Protecting the Cold Chain - Pharmaceutical Technology

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Protecting the Cold Chain
Makers of temperature-sensitive products constantly seek to ensure proper conditions during shipping and storage.


Pharmaceutical Technology


A data logger with an integral USB port and PDF report generator presents data collected during the journey as a PDF file, thus eliminating the need for installing and qualifying specific software. Once the unit is plugged in, the report may be viewed, printed, e-mailed, or stored on a network. An "X" or check mark in the corner of the screen instantly shows whether a product is acceptable or unacceptable. The USB port also is used to configure the unit. The system monitors multiple trips during a 400-day period, captures 16,000 temperature data points between –35 and 70 C, and supports compliance with 21 CFR Part 11 requirements ("Libero PDF" data logger, Elpro Services Inc., Marietta, OH).

Monitoring in real time is possible with a system that combines a disposable, credit-card-size pallet tag, hardware, and software. During the trip, the tag monitors shipment temperature and wirelessly transmits data to a server that supplies reports and alerts by e-mail or mobile phone ("Smart-Trace Online" monitor, Ceebron Pty. Limited, North Ryde, New South Wales, Australia).

A monitoring system using a battery-assisted passive RFID tag integrates a temperature sensor with data-logging capability, encryption technology, and electronic product code (EPC) data to enable product authentication and provide product information and environmental data ("Lightweight Multistream Encryption" EPC tag with integrated temperature sensor, SecureRF, Westport, CT).

Another data logger that relies on RFID uses a thin, lightweight, passive 13.56-MHz tag that measures 2 in.2 and logs as many as 64,000 readings per trip. Available in disposable and reusable versions, the tag can be programmed to read in increments from 0.1 to 1 C. A handheld scanner programs units and retrieves data ("Logic Temperature Tracker" with "CertiScan" wireless scanner, Intelligent Devices subsidiary of Information Mediary Corp., Ottawa, ON, Canada).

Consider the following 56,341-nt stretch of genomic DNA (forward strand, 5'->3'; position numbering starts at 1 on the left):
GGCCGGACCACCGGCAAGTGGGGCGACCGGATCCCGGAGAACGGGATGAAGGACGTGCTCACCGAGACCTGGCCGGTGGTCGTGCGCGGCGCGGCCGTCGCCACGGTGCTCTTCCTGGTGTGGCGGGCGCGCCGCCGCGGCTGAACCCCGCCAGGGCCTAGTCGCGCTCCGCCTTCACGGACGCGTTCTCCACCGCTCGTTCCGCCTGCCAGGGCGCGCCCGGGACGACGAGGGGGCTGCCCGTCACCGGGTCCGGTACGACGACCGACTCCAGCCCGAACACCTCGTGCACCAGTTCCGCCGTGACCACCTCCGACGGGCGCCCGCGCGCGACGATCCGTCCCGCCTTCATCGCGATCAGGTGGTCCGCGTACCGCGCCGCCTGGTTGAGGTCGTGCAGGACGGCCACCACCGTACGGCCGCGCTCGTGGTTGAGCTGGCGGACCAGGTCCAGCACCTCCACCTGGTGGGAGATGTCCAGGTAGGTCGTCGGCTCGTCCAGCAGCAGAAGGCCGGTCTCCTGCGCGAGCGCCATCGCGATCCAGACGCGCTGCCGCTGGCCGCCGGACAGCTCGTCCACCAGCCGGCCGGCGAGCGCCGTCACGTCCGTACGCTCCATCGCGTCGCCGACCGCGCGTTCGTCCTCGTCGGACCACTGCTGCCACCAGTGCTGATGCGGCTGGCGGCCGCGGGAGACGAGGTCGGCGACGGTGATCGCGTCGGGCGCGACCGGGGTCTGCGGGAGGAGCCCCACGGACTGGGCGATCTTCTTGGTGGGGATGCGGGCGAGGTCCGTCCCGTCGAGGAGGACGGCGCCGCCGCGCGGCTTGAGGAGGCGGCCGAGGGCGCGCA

A credit-card-size temperature monitor that consists of a 13.56-MHz RFID chip, a temperature sensor, and a printed battery and antenna records temperature data at intervals ranging from 6 s to 12 h. A reader connected to a laptop provides two-way data transmission and can be used to set the tag's temperature parameters between –20 and 50 C. Data can be downloaded from the card without opening the package. Software developed to meet the requirements of 21 CFR Part 11 stores data in a password-protected database to generate charts and reports. Information also can be exported for use in Excel spreadsheets ("e-temp-label," Schreiner MediPharm, Oberschleissheim, Germany).

An active Wi-Fi tag incorporates a temperature monitor and motion sensor. The former triggers a remote alert if the temperature exceeds a preset threshold. The latter tracks product movement. Three colored light-emitting diodes can be incorporated in the tag to provide a visual display of product status ("AeroScout T2" tag, Aero-Scout, Inc., San Mateo, CA).

Wi-Fi tags also can be integrated with logistics software, specially equipped trailers, global-positioning systems, and central servers to track product paths in real time using a web browser ("AeroScout T2" tag, AeroScout, truck-based "Microlise Tracking Unit" and "Microlise Transport Management Centre" software, Microlise, Eastwood, UK; third party logistics provider, DHL, Bonn, Germany).


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